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    Sunday, July 21, 2024

    Jury selected in port authority critic’s vandalism trial

    Activist Kevin Blacker asks a question of Republican gubernatorial candidate Bob Stefanowski, during a news conference to denounce costs of the Connecticut State Pier project Thursday, Aug. 25, 2022, in New London. (Sean D. Elliot/The Day)
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    Kevin Blacker remained mostly silent for a second day Tuesday as a state prosecutor questioned a steady stream of potential jurors for his upcoming trial.

    The Noank man, charged with second-degree criminal mischief for covering several signs in pink paint in protest over the redevelopment of State Pier in New London in 2020, took an unorthodox approach to the process.

    Seated in a New London courtroom, Blacker declined to actively participate in proceedings Monday and Tuesday as six jurors and two alternate jurors were chosen.

    Blacker, who represents himself in the case, would not have attended jury selection if Judge Jassette Ann-Marie Henry had not rejected his request for a waiver. Henry warned Blacker that voir dire ― the process in which attorneys question potential jurors to figure out if they can be fair and impartial ― is a critical step in a trial.

    “If I excuse you, there will be no one here to protect your rights,” Henry warned Blacker.

    Blacker acceded to the judge’s order to remain in the courtroom but initially declined to participate or even speak at the start of the proceeding. He politely told the judge it was his constitutional right to remain silent. He said he would seek to do so “without being disrespectful to the court.”

    Questions the judge posed in the presence of the potential jurors were met with an awkward silence and nods from Blacker.

    “Let the record show that Mr. Blacker stood and shook his head indicating ‘no,’” Henry said, after asking if Blacker had any questions for a would-be juror.

    “I haven’t seen this done,” Henry said at one point.

    Henry, on Tuesday, told Blacker that to create an accurate record of the proceeding he would need to say something. Blacker countered that responding “appears to be at odds with my right to remain silent.”

    “Unless I am ordered to do so, I intend to remain silent,” Blacker said.

    But by Tuesday, at Henry’s insistence, Blacker had stopped nodding his head and started answering, “Thank you, I have no questions.”

    Blacker, who sent a box of diapers to the New London County State’s Attorney’s Office in May, said it was part of a strategy.

    “Conventional wisdom says you should participate,” he said. “I’m trying to avoid the prejudice of familiarity ... an action that shows a faith in my peers. I have so much faith in my peers I’ll take any six (jurors).”

    How Blacker intends to counter the state’s evidence ― the highlight being Blacker’s confession ― is unknown.

    A longtime critic of the Connecticut Port Authority, Blacker has said he painted over the state-owned signs leading to State Pier as an act of civil disobedience. The pink paint was a reference to the pink house razed in New London that was at the center of a national debate over the use of eminent domain.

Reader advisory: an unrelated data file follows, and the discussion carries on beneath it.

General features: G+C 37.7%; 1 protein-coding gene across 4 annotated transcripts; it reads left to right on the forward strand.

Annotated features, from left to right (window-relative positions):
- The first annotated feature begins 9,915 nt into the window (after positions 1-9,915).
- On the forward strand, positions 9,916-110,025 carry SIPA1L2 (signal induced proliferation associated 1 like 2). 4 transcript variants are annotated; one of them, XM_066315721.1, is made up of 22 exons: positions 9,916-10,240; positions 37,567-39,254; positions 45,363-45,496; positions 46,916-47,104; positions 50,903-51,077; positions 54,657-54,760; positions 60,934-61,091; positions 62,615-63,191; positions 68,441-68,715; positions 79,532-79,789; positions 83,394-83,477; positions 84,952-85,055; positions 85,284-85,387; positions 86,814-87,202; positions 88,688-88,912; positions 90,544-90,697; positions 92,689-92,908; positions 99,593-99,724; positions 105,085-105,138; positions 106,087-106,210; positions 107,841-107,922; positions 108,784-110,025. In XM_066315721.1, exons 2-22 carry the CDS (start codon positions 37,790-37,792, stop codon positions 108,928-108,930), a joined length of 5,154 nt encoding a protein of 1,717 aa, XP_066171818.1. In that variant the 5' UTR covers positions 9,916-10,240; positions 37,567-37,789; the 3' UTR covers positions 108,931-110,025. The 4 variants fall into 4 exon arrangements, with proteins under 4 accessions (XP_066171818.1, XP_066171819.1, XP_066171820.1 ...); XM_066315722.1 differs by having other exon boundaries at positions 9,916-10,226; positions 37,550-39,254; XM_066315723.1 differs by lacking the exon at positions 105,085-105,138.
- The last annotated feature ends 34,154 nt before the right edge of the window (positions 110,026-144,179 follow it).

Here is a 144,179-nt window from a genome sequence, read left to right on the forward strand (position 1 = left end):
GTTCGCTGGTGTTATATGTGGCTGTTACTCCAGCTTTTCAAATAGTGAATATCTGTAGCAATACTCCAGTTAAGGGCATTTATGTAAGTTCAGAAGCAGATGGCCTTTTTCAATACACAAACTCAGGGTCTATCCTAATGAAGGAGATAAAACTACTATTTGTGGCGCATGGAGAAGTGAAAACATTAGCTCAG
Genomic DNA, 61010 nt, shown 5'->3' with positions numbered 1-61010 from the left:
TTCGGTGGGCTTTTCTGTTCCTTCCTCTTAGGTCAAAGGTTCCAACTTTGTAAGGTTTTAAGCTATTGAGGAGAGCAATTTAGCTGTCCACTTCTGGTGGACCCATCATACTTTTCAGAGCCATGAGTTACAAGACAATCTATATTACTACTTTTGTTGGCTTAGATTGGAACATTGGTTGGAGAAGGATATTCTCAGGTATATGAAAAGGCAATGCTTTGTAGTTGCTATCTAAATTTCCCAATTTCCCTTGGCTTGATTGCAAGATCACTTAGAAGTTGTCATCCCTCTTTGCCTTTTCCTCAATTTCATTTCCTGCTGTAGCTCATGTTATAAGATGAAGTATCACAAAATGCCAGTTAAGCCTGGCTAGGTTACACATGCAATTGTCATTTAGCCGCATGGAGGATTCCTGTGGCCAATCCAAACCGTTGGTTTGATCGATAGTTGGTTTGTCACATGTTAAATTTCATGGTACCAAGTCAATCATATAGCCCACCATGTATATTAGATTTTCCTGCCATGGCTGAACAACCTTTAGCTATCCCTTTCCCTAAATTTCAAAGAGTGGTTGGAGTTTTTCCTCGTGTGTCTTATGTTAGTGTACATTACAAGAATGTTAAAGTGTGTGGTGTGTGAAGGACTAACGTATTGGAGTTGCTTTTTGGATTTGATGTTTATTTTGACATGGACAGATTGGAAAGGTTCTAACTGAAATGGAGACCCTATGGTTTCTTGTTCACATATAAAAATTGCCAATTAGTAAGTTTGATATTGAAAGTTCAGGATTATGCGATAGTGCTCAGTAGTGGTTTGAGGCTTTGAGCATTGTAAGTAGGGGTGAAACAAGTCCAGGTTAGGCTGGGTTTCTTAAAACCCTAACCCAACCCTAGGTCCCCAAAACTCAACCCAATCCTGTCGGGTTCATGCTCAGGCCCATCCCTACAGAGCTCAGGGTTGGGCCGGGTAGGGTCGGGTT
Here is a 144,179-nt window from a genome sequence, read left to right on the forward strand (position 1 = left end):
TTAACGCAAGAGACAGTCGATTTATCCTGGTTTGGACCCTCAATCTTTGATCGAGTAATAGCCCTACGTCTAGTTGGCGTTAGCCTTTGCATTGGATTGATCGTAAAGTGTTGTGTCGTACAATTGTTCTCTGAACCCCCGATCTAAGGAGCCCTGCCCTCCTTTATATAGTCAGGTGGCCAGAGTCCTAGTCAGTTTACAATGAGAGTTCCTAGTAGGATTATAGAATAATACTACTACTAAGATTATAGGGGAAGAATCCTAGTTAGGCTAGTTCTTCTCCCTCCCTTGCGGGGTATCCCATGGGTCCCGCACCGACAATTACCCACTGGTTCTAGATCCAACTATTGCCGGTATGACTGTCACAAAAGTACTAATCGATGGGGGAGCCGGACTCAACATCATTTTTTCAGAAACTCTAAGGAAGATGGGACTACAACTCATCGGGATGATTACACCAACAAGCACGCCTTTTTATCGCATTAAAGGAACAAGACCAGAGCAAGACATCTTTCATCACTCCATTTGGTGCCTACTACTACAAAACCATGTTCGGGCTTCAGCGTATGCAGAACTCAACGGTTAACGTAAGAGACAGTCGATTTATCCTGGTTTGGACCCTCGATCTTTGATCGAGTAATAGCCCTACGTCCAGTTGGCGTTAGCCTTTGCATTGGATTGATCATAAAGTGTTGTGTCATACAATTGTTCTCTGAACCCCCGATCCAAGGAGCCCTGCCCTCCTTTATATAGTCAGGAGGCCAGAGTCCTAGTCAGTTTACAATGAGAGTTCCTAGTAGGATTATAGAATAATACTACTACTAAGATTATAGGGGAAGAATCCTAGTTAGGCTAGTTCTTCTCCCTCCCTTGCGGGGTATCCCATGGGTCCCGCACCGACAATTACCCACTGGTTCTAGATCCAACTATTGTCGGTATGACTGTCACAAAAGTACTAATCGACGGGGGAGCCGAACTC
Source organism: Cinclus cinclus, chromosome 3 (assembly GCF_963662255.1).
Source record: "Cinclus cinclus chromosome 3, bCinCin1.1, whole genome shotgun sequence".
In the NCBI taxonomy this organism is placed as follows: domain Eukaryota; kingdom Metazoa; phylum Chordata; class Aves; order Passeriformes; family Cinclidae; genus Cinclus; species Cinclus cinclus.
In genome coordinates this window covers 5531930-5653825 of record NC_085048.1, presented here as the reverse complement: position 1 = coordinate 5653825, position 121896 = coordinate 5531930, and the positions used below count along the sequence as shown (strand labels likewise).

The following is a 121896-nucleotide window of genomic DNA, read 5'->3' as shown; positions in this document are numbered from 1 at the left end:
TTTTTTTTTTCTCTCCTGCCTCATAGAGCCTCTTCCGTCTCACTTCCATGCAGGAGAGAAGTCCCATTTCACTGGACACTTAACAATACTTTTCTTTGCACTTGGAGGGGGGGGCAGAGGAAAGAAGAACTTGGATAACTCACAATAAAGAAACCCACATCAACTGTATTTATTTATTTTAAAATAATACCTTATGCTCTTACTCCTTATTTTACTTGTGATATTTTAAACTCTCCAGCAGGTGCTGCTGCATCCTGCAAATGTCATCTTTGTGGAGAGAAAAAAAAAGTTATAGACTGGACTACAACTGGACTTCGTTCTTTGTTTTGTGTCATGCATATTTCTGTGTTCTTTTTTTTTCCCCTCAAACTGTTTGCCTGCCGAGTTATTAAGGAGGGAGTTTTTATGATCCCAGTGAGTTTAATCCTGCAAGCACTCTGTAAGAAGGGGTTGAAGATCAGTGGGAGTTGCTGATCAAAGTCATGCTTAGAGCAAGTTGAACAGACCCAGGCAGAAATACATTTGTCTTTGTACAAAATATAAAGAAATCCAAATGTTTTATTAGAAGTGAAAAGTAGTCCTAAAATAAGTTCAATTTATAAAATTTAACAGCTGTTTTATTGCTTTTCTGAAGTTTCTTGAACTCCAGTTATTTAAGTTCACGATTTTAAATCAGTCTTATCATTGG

Blacker, who made an unsuccessful run for the 2nd Congressional District seat in 2022, claims he was targeted for criminal prosecution based in part on the fact that detectives from the state police major crime squad investigated the vandalism case and initially charged him with a felony based on an inaccurate estimate of the cost of the repairs. The $1,663 estimate was provided by Connecticut Port Authority Board Chairman David Kooris.

    The figure was later reduced to $586 and the charge was changed to second-degree criminal mischief, a misdemeanor.

    State prosecutors offered Blacker a plea agreement to settle the case short of trial: pay the $586 and the state would dismiss, or nolle, the charge, as prosecutors in Hartford had done after Blacker painted a door at the state Capitol. Blacker declined the offer, and had told Henry he would pay the restitution but wanted an apology from the prosecutors and state police detectives “or whoever sent them.”

    The state has not responded to that request.

    Deputy Assistant State’s Attorney Alexandra Aksterowicz, who is prosecuting Blacker’s case, did offer an explanation as to why major crime detective Justin Clachrie investigated the vandalism.

    Aksterowicz, in court, said her understanding is that Clachrie had already investigated Blacker for the possibility of a crime for a “vaguely threatening” email Blacker sent to Gov. Ned Lamont.

    Aksterowicz said she did not intend to bring the email up at trial in front of jurors because it could be considered a “prior bad act.” Blacker could open the door to that subject, however, if he brings it up during his questioning.

    “The email I wrote was in no way threatening,” Blacker said. “Had I done something wrong, I would have been charged with a crime.”

    On Tuesday, outside the courtroom, Blacker admitted that jury selection had been awkward at times but said he was standing up for his rights and “that might make people feel uncomfortable.”

    Blacker’s trial is scheduled to start Thursday. Second-degree criminal mischief is a class A misdemeanor and carries a maximum sentence of 364 days in prison.

    g.smith@theday.com

    Editor’s note: This version was updated to clarify that the substance of Blacker’s “vaguely threatening” email was not discussed in court and to correct the spelling of detective Justin Clachrie.

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